After watching Disney’s Frozen it kind of makes you wonder, could I live in an Ice Castle? Well of course! That would be bad ass. But since only Elsa has the freezing power to build one during a catchy song, poor schlubs like us are left to more conventional ways of scoring an ice palace in the Norwegian mountains. Luckily the folks at Movoto Real Estate Blog crunched the numbers and found out how much we need to save up to have an ice palace of our own. The number isn’t as high as expected and it’s actually pretty obtainable. If we all pool our money we might be able to pull this off. Plus there’s plenty of bedrooms so we can share it. I’ve got 20 bucks to pitch in if I can sleep on the couch or something.
When Disney came out with a quirky new computer-animated movie featuring a neurotic snowman, a clumsy heroine, and catchy tunes, who knew it was going to quickly become the highest grossing animated film of all time? I sure didn’t, and I’ll bet you didn’t call it either.
While it’s been analyzed for hidden agendas, a Disney Unification Theory, questionable feminist messages, and even musical value, no one has really set out to discover how “Frozen” fits into the real estate market… yet.
Well, lucky for me that means I have a chance.
In addition to seeming like an attempt to boost Norway’s tourism business, this movie features some pretty incredible places to live. Secluded mountain cabins, a sacred stone circle, a sweeping city and palace, and many more. The most breathtaking building, however, is easily Queen Elsa’s solitary ice fortress. I mean, c’mon, just look at the thing:
It’s like the castle from The Neverending Story and Barra Dur from Lord of the Rings had a baby. Made of ice.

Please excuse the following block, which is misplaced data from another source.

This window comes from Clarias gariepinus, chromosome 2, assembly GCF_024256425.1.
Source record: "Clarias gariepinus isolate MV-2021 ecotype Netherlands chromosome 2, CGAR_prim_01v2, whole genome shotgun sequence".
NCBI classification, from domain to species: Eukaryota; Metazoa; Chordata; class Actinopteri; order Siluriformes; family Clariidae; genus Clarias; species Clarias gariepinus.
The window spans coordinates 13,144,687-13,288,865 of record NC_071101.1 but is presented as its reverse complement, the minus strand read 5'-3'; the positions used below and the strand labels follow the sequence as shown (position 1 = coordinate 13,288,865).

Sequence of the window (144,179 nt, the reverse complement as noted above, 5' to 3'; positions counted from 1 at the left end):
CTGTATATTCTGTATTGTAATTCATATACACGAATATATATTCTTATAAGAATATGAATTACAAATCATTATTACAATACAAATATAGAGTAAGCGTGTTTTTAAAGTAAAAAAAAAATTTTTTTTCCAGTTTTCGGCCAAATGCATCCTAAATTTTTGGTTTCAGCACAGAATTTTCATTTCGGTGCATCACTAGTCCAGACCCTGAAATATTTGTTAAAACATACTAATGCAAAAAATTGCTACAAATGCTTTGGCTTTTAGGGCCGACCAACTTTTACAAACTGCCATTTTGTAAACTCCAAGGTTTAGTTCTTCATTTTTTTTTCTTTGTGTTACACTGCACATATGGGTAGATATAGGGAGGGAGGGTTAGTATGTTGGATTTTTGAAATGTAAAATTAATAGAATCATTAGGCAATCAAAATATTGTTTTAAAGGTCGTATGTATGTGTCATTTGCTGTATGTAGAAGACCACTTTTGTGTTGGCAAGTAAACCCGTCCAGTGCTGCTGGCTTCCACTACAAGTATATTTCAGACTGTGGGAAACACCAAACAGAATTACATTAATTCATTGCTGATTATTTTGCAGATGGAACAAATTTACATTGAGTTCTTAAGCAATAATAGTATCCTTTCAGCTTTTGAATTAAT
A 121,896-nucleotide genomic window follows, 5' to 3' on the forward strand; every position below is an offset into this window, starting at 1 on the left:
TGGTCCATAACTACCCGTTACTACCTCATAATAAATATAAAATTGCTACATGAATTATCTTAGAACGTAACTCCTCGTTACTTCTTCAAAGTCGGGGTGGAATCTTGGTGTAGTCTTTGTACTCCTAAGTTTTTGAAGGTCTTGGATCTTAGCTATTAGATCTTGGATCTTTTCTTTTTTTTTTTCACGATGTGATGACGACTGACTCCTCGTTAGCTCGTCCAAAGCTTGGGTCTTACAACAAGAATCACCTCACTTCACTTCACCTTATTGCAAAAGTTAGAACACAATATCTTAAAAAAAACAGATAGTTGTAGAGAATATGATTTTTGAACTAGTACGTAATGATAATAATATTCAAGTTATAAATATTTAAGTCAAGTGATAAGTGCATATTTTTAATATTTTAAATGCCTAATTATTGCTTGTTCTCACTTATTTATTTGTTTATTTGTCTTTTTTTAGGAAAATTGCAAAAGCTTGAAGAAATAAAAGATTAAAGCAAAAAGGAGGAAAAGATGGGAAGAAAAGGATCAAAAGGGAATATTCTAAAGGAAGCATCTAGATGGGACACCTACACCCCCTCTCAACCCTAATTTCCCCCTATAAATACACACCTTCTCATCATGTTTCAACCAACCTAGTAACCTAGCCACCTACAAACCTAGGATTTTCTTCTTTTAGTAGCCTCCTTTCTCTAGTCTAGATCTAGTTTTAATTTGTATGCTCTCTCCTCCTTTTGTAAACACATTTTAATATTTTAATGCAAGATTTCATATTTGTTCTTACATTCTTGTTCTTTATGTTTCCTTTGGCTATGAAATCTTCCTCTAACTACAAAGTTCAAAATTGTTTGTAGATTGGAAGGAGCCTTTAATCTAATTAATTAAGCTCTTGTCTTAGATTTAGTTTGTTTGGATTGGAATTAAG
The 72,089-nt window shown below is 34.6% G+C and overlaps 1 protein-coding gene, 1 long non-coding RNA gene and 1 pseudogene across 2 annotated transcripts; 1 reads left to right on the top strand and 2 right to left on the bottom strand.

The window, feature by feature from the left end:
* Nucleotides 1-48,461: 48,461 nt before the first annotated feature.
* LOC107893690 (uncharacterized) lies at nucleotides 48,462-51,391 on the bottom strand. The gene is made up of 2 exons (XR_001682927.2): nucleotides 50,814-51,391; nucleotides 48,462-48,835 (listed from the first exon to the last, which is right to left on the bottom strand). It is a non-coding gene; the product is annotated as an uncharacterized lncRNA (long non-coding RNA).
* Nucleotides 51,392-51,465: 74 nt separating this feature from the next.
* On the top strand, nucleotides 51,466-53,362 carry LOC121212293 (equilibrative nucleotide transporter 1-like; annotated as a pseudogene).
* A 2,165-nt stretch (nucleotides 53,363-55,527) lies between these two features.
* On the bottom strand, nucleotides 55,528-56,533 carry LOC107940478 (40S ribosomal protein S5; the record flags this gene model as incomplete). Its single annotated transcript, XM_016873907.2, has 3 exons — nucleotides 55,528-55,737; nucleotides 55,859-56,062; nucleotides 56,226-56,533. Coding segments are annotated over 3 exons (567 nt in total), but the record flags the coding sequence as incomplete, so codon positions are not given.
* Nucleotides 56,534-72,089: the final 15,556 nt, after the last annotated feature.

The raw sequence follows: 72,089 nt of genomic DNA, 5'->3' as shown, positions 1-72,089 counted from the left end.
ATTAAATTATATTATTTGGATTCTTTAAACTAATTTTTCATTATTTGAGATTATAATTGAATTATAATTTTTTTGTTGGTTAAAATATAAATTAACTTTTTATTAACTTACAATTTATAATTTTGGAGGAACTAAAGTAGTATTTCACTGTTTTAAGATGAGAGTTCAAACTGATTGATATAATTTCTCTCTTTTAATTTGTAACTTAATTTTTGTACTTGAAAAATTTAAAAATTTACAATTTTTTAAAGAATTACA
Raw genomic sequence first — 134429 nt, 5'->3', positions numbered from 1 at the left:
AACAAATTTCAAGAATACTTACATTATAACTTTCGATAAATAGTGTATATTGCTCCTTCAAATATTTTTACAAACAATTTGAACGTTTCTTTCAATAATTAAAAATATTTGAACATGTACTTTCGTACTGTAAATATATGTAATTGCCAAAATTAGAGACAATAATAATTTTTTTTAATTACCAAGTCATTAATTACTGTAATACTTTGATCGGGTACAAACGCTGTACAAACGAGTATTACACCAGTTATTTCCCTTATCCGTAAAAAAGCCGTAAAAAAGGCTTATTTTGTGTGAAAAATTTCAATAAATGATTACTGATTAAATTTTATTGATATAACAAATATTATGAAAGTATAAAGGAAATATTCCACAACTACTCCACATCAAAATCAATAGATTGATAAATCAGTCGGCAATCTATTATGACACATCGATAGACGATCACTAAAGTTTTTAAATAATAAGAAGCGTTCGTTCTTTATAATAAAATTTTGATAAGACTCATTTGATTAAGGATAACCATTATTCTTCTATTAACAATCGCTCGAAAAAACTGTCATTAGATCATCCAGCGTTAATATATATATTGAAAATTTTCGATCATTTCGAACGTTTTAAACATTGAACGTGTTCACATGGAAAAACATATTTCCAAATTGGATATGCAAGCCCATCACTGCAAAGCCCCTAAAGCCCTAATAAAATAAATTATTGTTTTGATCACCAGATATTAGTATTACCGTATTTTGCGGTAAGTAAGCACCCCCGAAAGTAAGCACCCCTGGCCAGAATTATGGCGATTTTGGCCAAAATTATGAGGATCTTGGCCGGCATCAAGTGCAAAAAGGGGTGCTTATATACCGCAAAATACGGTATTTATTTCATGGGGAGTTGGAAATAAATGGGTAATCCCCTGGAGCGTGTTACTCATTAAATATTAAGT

Besides being a magical elemental queen, what would it take to live in a place like this? Even though I didn’t have magic beyond basic mathematics, and my knowledge of the Norwegian language was pretty shaky, I set out from Movoto Real Estate to find the answer.
Research Never Bothered Me Anyway
While I’m a super wimp about the cold, I was lucky enough to stay in my nice warm office in California and just figure out all this cool stuff with a little research. So I got out my copy of the movie, played it over and over until I had its soundtrack stuck permanently in my head, and looked for what I’d need. As with most fictional evaluations, that was:
•How big the castle is
•Where it’s located
•How much a similarly sized home there would cost
•How much that would be in Norwegian Kroner
You may notice I mention Norway a lot, and that’s because it’s the general location of Elsa’s palace. I’d need something a bit more precise for this, though, right down to city, so that was going to be a bit of a challenge.
Not A Bit Of A Fixer Upper
Furnishings aren’t the only things this lovely home is missing (seriously, how does Elsa not even have a bed or toilet?). In fact, there’s a lot less to it than you’d think. The palace looks tall, looks like it has many rooms, and seems like it would be able to contain whole cities inside its crystalyn doors. However, this house only consists of:
•A few very long staircases
•A lobby ice sculpture
No, seriously. That’s it. It’s beautiful, and it’s huge on the outside, but unlike the Tardis, this is much much smaller on the inside. There are no bedrooms or bathrooms, no kitchen, nothing.
That leads me to wonder where Elsa sleeps, eats, and does her… business, but it also makes the matter of finding out the cost of this place a little easier.
Math Is An Open Door
In order to figure out the size of this place, I first had to find a way to measure it, which meant finding something for scale. Did I use the doors? The chandelier? Olaf? Nope. I used Sven.
Now, I know you’re thinking that Sven didn’t even set foot in the palace, and you’re right. Both Elsa and Anna did, however, and using their furry friend I was able to determine both their heights.